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June 12, 2012

Being Honest At Your Indiana Disability Hearing

Most of us have certain subjects that we are not comfortable talking about.  Sometimes at a Social Security disability hearing, you will be asked questions that make you uneasy.  Those questions can range from details of your personal life to symptoms of your medical condition, and everything else in between.  Indianapolis attorney Scott D. Lewis encourages each of his clients to be honest with the Judge during the hearing.  Your answers at your hearing may have a huge impact on the outcome of your case. Your credibility may impact the Judge’s decision about whether your conditions are disabling.  While you may have numerous medical tests diagnosing various severe conditions, tests in general cannot show the severity of the pain you experience.  To understand the severity of your pain, the Administrative Law Judge will often rely on your testimony about the type and degree of pain you feel.  Different people have varying levels of pain tolerance, and you are the only one who can explain to the Judge how your pain affects you. It is important for claimants to realize that their medical records contain more information than medical diagnoses and treatment histories. For instance, your doctor often records information about your daily activities, such as whether you have been on vacation, working in your garden, or riding a bicycle.  So imagine that you are in your hearing and the judge asks you a personal question, and you think that an honest answer will lead the judge to believe that you are not disabled.  You may think the best thing to do is to give a dishonest answer so as not to jeopardize your case.  You may not realize, however, that the Judge already knows the answer to the question he is asking you because he has read about it in … Continued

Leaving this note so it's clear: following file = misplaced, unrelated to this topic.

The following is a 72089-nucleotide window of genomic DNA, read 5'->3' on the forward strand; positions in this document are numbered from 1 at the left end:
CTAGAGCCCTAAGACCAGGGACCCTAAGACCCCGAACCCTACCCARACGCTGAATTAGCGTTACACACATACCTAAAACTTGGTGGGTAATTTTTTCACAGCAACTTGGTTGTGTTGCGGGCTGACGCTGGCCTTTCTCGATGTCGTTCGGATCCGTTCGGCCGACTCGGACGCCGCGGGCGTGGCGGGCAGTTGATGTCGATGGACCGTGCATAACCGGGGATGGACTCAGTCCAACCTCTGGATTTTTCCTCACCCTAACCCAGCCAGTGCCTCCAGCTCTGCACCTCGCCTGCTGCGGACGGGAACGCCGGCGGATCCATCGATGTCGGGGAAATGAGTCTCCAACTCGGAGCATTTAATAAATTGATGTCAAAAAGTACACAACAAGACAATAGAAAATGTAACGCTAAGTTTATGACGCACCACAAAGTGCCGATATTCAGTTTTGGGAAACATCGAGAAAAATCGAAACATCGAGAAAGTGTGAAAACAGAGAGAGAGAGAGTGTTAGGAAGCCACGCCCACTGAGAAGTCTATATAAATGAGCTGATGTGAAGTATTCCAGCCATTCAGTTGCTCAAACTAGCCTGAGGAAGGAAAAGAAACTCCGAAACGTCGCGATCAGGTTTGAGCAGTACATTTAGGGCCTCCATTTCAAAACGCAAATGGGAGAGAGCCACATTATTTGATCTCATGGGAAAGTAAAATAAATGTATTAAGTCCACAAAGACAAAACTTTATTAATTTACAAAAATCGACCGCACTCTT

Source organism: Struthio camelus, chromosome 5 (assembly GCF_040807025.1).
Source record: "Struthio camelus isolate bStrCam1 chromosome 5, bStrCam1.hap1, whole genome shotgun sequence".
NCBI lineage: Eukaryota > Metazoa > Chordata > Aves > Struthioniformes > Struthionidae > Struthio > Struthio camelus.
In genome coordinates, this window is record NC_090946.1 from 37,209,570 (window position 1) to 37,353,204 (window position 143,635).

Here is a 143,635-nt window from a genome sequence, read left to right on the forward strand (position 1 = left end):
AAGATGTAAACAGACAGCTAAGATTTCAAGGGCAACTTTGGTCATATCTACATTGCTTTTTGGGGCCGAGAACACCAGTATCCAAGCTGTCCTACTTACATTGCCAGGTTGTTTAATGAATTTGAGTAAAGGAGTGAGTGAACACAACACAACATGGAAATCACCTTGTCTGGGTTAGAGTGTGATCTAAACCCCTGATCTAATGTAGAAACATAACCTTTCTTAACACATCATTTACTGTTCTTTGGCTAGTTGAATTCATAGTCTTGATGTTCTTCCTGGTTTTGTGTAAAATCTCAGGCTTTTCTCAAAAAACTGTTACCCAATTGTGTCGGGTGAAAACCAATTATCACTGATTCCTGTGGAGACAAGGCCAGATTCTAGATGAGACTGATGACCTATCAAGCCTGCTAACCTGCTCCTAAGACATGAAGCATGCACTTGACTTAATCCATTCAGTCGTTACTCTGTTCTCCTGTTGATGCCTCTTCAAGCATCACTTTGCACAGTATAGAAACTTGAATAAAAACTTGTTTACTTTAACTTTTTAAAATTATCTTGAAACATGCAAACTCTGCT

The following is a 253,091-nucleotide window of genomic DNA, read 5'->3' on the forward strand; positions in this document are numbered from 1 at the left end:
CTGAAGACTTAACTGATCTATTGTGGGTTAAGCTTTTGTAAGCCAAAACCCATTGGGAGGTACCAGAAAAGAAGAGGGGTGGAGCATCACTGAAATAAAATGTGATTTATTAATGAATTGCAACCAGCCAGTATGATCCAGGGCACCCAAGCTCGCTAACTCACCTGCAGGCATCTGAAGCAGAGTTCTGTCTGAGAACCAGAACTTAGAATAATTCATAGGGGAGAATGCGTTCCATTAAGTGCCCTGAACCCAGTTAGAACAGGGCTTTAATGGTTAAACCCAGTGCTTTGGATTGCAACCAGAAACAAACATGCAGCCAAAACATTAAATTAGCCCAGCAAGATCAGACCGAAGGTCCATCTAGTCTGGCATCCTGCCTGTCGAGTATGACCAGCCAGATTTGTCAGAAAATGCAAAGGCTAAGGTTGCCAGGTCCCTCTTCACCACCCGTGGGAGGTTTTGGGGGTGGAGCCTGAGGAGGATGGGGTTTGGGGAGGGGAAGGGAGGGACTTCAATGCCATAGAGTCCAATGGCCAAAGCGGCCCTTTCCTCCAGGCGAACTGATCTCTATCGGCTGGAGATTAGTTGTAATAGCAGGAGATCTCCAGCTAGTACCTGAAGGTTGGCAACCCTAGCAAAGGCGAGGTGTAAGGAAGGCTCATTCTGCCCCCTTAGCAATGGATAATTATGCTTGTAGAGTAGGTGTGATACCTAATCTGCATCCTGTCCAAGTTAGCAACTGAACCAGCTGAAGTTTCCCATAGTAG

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December 22, 2011

At My Indiana Social Security Disability Hearing The Judge Said I Need A Representative Payee, What Does That Mean?

At times Indiana Social Security disability appeals claimants are instructed at their hearings that the Administrative Law Judge (ALJ) is going to recommend a representative payee.  Individuals not accustomed to the terms commonly used at Social Security disability hearings may wonder what the ALJ is talking about and what effect it may have on them.  Indianapolis Social Security disability lawyers like Scott D. Lewis many times find themselves explaining to their clients what transpired in the court room and what the meanings of particular words are. If you were at your Social Security disability hearing and the ALJ recommended that you be assigned a representative payee there can be a few reasons why this has happened.  In disability attorney Scott Lewis’ experience the main reason a representative payee is recommended is that the ALJ believes you are unable to manage your own funds.  Many times this may be due to a mental condition that makes it difficult for the Social Security disability recipient to take care of their own money. While the individual receiving benefits may be able to designate someone as their representative payee, if the Social Security Administration does not approve of that individual, the SSA may appoint someone entirely different.  The Social Security Administration (SSA) usually looks to family and friends to be assigned as an individual’s representative payee.  If family and friends are not available the SSA may look to various organizations to help in this capacity. If you have been denied Social Security Disability Insurance (SSDI) and/or Supplemental Security Income (SSI) benefits you can contact Indianapolis disability attorney Scott D. Lewis for a free case evaluation.  Mr. Lewis has experience with Social Security disability appeals and understands what Indiana residents are going through.  Call (317) 423-8888 and talk to Mr Lewis and his staff and … Continued

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December 20, 2011

Indianapolis Social Security Disability Attorney Scott Lewis Comments on Possible New Hearing Policy